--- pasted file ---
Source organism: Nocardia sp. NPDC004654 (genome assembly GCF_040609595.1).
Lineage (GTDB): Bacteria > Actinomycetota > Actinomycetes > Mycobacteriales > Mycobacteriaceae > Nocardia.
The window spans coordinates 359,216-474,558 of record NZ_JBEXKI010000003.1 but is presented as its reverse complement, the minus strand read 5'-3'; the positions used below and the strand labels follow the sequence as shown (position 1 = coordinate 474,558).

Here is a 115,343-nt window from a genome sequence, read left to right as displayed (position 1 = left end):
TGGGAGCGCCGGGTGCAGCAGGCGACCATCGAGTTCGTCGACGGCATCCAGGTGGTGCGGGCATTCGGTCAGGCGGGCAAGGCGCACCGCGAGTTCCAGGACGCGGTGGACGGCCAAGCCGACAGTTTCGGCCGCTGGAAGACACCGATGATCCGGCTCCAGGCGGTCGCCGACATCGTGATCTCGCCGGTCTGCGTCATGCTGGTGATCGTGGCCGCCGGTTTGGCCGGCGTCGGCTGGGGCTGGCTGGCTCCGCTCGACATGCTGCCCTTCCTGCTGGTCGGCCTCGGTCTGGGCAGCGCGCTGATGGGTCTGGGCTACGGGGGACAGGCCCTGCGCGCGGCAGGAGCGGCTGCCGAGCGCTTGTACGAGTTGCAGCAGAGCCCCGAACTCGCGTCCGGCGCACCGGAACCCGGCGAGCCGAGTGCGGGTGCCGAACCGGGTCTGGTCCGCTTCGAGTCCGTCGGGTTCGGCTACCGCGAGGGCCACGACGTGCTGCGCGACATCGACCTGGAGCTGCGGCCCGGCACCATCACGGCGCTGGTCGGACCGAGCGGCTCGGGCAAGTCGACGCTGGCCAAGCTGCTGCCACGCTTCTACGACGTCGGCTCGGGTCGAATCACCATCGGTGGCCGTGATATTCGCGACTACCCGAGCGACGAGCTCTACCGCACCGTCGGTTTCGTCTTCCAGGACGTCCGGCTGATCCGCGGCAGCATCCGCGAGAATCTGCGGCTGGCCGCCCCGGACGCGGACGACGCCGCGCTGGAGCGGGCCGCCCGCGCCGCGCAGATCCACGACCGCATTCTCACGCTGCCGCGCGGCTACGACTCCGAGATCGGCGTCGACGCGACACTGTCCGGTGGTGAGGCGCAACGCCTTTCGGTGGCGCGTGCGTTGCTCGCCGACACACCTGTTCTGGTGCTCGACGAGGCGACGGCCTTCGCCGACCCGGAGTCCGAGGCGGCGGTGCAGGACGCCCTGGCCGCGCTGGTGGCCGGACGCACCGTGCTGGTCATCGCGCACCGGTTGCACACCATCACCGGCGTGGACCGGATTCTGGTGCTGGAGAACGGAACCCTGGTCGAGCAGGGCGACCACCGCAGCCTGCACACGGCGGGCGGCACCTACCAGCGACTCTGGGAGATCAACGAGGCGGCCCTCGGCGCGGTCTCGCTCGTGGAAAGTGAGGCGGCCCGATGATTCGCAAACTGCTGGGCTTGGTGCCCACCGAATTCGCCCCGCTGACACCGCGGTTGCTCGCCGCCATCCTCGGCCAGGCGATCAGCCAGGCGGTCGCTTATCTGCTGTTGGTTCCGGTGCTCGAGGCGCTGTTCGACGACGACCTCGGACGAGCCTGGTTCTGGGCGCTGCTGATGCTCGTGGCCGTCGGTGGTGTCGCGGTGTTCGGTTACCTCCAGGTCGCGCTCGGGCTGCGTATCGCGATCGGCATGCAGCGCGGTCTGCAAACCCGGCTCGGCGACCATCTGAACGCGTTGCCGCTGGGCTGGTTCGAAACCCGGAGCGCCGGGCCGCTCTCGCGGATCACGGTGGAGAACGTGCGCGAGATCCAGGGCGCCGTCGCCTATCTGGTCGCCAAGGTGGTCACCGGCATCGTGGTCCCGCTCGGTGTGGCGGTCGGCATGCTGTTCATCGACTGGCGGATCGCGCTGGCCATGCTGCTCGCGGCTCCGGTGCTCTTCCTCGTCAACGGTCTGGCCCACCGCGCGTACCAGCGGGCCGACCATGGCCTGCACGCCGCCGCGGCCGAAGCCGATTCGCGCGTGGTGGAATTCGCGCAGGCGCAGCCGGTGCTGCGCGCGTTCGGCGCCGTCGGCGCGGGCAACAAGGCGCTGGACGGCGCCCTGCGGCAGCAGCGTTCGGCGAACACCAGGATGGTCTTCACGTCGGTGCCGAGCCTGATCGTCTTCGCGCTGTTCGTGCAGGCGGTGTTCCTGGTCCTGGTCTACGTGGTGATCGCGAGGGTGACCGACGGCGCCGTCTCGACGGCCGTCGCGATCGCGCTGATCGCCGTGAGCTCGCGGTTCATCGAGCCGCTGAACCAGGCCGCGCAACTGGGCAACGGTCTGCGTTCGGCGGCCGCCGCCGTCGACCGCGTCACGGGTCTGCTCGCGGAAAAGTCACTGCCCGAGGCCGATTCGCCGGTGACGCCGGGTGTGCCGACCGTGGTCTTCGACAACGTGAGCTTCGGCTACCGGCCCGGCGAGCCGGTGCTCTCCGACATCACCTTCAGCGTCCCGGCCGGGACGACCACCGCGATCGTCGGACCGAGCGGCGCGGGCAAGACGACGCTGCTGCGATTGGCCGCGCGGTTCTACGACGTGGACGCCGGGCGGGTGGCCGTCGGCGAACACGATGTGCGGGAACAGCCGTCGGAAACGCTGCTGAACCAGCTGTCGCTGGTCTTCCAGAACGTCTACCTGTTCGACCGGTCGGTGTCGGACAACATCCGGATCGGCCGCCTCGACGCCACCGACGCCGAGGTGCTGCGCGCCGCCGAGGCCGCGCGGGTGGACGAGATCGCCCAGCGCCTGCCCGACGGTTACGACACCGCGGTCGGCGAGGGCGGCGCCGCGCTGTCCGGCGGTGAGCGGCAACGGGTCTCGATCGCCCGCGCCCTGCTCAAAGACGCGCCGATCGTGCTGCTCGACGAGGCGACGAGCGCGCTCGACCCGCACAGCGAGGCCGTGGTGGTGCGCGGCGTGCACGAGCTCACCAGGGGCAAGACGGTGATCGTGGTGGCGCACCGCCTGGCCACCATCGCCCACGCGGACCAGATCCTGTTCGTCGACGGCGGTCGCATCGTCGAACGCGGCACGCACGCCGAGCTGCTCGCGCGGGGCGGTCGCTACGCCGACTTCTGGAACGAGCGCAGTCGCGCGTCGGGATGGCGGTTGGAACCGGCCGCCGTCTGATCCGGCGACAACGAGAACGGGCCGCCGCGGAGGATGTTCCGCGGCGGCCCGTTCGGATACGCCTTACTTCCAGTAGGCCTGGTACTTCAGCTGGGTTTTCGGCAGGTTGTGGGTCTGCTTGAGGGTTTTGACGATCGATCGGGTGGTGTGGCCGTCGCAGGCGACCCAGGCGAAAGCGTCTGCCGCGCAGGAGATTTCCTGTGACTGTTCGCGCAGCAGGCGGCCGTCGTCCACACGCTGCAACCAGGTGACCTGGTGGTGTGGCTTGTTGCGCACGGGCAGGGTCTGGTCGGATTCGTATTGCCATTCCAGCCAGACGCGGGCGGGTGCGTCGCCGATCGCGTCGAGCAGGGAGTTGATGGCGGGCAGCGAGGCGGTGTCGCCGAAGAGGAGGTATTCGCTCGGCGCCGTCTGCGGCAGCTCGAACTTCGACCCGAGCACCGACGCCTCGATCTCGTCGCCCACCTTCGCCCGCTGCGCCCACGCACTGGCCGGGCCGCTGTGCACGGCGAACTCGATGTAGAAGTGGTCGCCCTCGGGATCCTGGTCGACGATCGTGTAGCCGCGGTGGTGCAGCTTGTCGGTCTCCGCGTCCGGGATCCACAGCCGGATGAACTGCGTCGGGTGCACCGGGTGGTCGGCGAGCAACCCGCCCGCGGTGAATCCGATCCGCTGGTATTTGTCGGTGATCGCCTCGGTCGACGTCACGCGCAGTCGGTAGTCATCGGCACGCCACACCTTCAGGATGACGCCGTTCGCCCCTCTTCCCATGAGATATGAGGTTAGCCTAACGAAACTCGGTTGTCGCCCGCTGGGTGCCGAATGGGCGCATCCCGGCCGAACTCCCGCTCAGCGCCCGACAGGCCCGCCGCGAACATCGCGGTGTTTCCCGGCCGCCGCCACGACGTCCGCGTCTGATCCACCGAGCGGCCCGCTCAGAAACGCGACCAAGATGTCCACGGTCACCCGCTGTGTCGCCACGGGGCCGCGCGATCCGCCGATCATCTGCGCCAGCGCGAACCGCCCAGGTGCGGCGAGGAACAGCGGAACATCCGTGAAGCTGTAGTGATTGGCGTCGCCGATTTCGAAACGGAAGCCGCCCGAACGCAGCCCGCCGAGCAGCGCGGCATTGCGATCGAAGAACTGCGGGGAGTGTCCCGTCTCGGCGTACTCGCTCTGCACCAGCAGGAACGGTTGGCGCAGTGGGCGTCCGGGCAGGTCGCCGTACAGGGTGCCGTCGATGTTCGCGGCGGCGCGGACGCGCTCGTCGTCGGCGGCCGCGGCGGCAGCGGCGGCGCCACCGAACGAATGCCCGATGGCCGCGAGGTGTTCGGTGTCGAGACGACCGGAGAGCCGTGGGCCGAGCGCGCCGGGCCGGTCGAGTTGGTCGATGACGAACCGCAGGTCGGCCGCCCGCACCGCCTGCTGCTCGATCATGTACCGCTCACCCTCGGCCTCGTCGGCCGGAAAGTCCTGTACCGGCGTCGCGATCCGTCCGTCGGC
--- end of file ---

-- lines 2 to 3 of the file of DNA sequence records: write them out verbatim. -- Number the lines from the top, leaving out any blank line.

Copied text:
Lineage (GTDB): Bacteria > Actinomycetota > Actinomycetes > Mycobacteriales > Mycobacteriaceae > Nocardia.
The window spans coordinates 359,216-474,558 of record NZ_JBEXKI010000003.1 but is presented as its reverse complement, the minus strand read 5'-3'; the positions used below and the strand labels follow the sequence as shown (position 1 = coordinate 474,558).